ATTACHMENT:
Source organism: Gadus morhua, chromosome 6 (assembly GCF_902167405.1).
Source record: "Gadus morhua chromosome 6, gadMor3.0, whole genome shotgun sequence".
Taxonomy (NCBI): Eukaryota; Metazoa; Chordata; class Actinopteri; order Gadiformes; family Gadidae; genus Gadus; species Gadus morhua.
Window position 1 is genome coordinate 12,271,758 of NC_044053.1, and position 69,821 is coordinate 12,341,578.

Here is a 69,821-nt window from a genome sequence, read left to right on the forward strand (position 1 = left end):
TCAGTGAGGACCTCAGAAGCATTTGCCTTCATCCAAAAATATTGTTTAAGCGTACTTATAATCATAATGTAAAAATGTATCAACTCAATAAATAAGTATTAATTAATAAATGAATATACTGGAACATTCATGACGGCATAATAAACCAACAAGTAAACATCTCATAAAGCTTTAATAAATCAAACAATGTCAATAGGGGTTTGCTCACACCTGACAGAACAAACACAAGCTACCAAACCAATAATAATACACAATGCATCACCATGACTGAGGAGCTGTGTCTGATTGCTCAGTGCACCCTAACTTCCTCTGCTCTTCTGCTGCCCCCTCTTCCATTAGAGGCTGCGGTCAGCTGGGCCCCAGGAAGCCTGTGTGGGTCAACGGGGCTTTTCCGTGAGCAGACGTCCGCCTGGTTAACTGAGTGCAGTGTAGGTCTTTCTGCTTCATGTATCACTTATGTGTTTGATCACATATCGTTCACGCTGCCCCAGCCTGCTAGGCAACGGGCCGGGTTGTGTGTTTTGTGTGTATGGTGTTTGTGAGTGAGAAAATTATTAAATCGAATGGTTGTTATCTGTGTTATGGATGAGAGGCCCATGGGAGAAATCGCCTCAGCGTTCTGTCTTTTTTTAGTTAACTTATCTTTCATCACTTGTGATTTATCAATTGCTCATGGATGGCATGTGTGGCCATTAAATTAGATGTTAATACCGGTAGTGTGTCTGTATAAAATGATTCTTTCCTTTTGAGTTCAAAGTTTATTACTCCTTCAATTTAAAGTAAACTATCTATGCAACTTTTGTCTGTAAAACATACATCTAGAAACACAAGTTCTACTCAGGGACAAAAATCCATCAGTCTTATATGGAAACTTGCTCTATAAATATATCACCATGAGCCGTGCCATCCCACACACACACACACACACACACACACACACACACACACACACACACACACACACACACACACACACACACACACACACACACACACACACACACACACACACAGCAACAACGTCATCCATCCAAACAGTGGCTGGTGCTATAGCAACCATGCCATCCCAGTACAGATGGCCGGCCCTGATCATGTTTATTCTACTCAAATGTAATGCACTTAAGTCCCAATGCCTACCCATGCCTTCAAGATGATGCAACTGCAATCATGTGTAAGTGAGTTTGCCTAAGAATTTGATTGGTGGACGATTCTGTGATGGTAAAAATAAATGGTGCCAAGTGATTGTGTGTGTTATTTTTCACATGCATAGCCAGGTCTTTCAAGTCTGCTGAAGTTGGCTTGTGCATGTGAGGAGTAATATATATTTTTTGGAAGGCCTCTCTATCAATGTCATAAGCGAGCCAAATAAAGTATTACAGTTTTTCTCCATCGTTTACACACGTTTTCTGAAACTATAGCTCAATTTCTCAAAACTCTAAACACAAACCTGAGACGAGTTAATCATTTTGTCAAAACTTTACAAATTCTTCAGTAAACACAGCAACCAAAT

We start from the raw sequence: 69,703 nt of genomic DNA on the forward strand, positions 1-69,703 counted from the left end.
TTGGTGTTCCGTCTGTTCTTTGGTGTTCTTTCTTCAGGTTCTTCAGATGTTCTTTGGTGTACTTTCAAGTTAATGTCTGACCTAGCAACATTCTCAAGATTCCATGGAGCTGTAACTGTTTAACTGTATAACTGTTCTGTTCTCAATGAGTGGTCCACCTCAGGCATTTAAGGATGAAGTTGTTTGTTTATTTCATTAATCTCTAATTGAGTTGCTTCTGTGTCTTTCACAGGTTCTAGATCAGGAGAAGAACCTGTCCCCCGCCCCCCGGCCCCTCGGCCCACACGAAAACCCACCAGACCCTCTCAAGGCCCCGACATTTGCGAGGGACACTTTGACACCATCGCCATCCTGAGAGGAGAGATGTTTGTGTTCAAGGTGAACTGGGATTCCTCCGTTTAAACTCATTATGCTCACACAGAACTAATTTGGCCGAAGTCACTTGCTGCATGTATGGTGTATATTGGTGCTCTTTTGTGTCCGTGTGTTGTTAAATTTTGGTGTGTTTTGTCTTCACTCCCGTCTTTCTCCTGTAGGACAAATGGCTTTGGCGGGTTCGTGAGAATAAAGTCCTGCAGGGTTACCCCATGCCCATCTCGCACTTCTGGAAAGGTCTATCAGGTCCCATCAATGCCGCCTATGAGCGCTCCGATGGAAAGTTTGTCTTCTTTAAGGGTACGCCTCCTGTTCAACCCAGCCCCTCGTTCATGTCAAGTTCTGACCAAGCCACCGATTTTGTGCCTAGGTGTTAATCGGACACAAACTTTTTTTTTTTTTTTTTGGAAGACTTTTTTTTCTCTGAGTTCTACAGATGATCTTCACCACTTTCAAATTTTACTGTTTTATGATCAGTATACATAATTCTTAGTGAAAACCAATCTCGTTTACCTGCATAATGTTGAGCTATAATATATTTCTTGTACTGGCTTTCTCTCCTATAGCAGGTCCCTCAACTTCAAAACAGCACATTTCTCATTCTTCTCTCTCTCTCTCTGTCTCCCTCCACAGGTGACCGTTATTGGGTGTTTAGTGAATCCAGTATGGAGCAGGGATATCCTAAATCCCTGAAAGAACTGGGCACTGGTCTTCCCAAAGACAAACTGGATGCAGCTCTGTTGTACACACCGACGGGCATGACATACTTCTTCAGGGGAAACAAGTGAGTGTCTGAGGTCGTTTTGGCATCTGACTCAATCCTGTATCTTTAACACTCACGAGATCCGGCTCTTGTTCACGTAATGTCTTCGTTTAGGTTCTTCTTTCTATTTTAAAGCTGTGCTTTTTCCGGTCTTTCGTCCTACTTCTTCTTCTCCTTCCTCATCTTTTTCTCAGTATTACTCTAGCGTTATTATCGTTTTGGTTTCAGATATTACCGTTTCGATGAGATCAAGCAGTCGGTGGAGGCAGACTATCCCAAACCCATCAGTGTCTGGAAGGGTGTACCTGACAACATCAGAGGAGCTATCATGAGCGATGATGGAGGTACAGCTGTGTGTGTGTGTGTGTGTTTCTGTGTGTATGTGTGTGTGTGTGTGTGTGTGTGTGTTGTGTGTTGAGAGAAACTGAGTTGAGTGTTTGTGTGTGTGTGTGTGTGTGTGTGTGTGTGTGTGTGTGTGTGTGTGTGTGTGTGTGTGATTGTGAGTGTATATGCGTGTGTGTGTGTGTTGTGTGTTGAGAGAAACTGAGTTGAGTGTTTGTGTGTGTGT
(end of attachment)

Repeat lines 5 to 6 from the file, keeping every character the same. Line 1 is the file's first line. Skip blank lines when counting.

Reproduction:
Here is a 69,821-nt window from a genome sequence, read left to right on the forward strand (position 1 = left end):
TCAGTGAGGACCTCAGAAGCATTTGCCTTCATCCAAAAATATTGTTTAAGCGTACTTATAATCATAATGTAAAAATGTATCAACTCAATAAATAAGTATTAATTAATAAATGAATATACTGGAACATTCATGACGGCATAATAAACCAACAAGTAAACATCTCATAAAGCTTTAATAAATCAAACAATGTCAATAGGGGTTTGCTCACACCTGACAGAACAAACACAAGCTACCAAACCAATAATAATACACAATGCATCACCATGACTGAGGAGCTGTGTCTGATTGCTCAGTGCACCCTAACTTCCTCTGCTCTTCTGCTGCCCCCTCTTCCATTAGAGGCTGCGGTCAGCTGGGCCCCAGGAAGCCTGTGTGGGTCAACGGGGCTTTTCCGTGAGCAGACGTCCGCCTGGTTAACTGAGTGCAGTGTAGGTCTTTCTGCTTCATGTATCACTTATGTGTTTGATCACATATCGTTCACGCTGCCCCAGCCTGCTAGGCAACGGGCCGGGTTGTGTGTTTTGTGTGTATGGTGTTTGTGAGTGAGAAAATTATTAAATCGAATGGTTGTTATCTGTGTTATGGATGAGAGGCCCATGGGAGAAATCGCCTCAGCGTTCTGTCTTTTTTTAGTTAACTTATCTTTCATCACTTGTGATTTATCAATTGCTCATGGATGGCATGTGTGGCCATTAAATTAGATGTTAATACCGGTAGTGTGTCTGTATAAAATGATTCTTTCCTTTTGAGTTCAAAGTTTATTACTCCTTCAATTTAAAGTAAACTATCTATGCAACTTTTGTCTGTAAAACATACATCTAGAAACACAAGTTCTACTCAGGGACAAAAATCCATCAGTCTTATATGGAAACTTGCTCTATAAATATATCACCATGAGCCGTGCCATCCCACACACACACACACACACACACACACACACACACACACACACACACACACACACACACACACACACACACACACACACACACACACACACACACACACACACAGCAACAACGTCATCCATCCAAACAGTGGCTGGTGCTATAGCAACCATGCCATCCCAGTACAGATGGCCGGCCCTGATCATGTTTATTCTACTCAAATGTAATGCACTTAAGTCCCAATGCCTACCCATGCCTTCAAGATGATGCAACTGCAATCATGTGTAAGTGAGTTTGCCTAAGAATTTGATTGGTGGACGATTCTGTGATGGTAAAAATAAATGGTGCCAAGTGATTGTGTGTGTTATTTTTCACATGCATAGCCAGGTCTTTCAAGTCTGCTGAAGTTGGCTTGTGCATGTGAGGAGTAATATATATTTTTTGGAAGGCCTCTCTATCAATGTCATAAGCGAGCCAAATAAAGTATTACAGTTTTTCTCCATCGTTTACACACGTTTTCTGAAACTATAGCTCAATTTCTCAAAACTCTAAACACAAACCTGAGACGAGTTAATCATTTTGTCAAAACTTTACAAATTCTTCAGTAAACACAGCAACCAAAT